Bolivar digestor reunited with lifelong partner

A crane lifts the digestor steel cover back in place (Bolivar)
A crane lifts the digestor steel cover back in place

After spending months apart, one of the Bolivar Wastewater Treatment Plant’s anaerobic digesters has been reunited with its 118-tonne steel cover in a major milestone for SA Water’s $4.7 million upgrade of the structure. 

Initially lifted off in December last year, the 30m-diameter cover’s rehabilitation work included reinforcing and re-coating the roof’s structure, and installing a new insulation system to enhance biogas production. 

Related article: Bolivar’s biogas breaks renewables record

The same 350-tonne crawler crane sprung back into action to replicate its earlier feat—one of SA Water’s largest crane lifts—to expertly guide the cover back atop the digester earlier this month. 

SA Water senior manager of capital delivery Peter Seltsikas said the upgrade ensures the digester can continue playing it’s important role in sewage treatment for the next 20 years. 

“Our digesters enable a sustainable solution to treating South Australia’s number ones and twos by converting them into a source of renewable energy, while providing biosolids for use by local farmers,” Seltsikas said. 

“After the cover was first craned off, it was carefully placed on 32 temporary concrete blocks surrounded with scaffolding to provide safe access for our teams to get to work rehabilitating the structure.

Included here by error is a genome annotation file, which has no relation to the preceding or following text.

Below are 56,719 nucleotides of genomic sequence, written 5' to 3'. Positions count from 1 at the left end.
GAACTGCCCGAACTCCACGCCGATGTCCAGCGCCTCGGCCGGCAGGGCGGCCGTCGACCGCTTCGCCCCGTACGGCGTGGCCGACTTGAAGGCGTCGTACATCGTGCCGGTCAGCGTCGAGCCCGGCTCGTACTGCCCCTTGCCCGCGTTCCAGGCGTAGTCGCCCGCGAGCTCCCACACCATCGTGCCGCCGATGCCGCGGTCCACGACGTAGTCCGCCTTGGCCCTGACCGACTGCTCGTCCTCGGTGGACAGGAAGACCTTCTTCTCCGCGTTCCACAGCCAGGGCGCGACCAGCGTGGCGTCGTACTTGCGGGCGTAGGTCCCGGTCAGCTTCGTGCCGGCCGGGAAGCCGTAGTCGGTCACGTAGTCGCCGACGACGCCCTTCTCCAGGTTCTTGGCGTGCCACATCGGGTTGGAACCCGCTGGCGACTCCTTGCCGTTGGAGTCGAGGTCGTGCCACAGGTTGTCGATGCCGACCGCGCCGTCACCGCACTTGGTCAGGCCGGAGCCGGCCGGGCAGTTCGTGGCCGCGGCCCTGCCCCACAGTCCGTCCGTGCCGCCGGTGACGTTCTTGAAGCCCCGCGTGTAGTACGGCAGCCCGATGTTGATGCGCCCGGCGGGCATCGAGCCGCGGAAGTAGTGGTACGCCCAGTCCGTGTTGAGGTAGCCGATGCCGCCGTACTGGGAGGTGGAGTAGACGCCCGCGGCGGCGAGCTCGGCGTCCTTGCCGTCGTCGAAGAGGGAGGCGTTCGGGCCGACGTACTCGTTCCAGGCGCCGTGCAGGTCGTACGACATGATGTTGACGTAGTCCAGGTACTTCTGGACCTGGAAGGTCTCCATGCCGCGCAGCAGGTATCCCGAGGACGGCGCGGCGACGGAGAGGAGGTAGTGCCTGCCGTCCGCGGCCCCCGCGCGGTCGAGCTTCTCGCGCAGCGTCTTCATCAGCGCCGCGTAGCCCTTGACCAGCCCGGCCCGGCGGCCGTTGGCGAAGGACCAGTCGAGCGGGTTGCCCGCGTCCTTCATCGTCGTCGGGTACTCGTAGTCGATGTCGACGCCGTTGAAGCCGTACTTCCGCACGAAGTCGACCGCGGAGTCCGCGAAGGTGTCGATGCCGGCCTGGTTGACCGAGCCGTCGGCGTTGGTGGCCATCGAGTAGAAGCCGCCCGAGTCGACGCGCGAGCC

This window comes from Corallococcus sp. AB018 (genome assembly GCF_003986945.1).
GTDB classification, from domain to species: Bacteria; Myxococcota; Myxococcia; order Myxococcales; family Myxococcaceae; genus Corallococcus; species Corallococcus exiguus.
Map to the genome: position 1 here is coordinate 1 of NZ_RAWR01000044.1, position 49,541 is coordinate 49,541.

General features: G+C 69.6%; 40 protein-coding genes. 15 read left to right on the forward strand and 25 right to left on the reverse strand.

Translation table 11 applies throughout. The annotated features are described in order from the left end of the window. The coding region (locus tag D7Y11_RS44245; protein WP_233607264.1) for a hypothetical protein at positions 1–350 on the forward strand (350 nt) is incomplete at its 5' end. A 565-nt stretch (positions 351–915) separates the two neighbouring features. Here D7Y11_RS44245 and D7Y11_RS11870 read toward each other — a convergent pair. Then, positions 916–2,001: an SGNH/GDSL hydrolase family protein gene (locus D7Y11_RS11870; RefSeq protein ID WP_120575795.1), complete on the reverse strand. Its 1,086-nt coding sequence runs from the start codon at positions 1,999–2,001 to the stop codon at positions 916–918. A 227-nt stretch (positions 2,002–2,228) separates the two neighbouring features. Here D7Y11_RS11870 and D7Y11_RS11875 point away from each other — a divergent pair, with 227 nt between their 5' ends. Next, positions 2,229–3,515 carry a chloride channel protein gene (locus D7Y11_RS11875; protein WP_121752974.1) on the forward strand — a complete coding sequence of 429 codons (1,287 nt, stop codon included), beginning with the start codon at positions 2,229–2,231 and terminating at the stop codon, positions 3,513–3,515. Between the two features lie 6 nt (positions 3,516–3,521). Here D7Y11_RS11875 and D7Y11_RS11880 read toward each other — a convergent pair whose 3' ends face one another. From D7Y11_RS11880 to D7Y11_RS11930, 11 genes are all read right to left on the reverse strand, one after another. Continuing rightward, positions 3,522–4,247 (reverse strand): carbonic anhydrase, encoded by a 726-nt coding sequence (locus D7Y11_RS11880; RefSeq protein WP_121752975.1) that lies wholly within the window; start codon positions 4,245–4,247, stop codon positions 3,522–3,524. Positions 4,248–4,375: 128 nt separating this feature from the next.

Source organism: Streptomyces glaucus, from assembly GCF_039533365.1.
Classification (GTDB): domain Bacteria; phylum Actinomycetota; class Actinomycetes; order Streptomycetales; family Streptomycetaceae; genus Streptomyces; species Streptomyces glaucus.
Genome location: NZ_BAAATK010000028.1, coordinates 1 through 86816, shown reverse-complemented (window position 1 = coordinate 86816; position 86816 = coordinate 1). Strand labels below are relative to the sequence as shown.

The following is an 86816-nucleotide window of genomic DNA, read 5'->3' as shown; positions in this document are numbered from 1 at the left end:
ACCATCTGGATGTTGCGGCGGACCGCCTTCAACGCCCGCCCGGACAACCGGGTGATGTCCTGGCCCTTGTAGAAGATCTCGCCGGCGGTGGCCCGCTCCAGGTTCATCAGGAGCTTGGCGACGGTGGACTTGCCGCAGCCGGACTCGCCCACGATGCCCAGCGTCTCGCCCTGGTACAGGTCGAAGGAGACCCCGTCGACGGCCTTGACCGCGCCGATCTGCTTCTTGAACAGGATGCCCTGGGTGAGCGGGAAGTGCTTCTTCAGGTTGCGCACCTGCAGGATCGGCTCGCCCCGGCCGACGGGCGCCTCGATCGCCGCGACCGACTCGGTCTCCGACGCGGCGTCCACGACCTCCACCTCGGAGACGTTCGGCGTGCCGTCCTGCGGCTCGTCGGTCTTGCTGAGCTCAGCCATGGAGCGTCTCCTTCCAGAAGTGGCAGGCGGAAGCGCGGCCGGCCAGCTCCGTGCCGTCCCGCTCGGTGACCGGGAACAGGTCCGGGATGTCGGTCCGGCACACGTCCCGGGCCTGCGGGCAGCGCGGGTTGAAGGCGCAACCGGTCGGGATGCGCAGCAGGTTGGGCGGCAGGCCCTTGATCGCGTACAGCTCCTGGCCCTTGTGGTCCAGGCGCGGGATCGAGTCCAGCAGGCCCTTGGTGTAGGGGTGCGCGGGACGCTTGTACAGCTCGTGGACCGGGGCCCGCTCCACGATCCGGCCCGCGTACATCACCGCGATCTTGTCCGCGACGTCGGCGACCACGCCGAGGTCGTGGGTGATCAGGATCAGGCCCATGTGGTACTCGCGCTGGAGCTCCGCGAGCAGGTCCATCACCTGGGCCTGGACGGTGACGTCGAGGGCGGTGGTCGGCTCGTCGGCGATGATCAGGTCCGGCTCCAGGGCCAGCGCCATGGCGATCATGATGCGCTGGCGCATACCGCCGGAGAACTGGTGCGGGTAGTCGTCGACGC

“The existing paint coating on the cover was initially removed by high-pressure water blasting to allow for an extensive condition assessment, which identified around 120 square metres of steel needed replacing. 

“Once the new steel plates were welded into place, we restored the cover’s internal insulation by injecting expanding insulating foam into small holes in the steel plates to help enhance optimal heat retention. 

“To further augment the cover’s structural integrity, we stripped any remaining surface corrosion on the cover before applying two layers of epoxy coating to protect the steel from future corrosion. 

“Taking the cover off provided an opportunity to perform a thorough clean inside the digester to improve its holding capacity, along with inspections of the structure and interior pipework to inform our future planning. 

“Safely reuniting the digester with its cover was another incredible feat underpinned by the tight collaboration between our people, Fulton Hogan and MAX Cranes, with the team now focused on completing the external roof insulation and cladding system before it’s brought back online. 

Related article: SA Water Swan Reach pipeline powered by green energy

“This process will take around three months, as we’ll need to get our bug colonies functioning by introducing ‘seed’ sludge to establish a strong population of bacteria that eat away at the new sludge to produce biogas. 

“Despite taking the digester offline for our upgrade, our Bolivar plant has reached record levels of renewable energy generation in recent months through our other five digesters and we’re hoping to reach new heights once they’re firing on all cylinders.” 

Previous article“No excuse”: Ergon’s appeal to abusive customers
Next articleTiwi Islander’s victory: Santos to vacate Barossa gas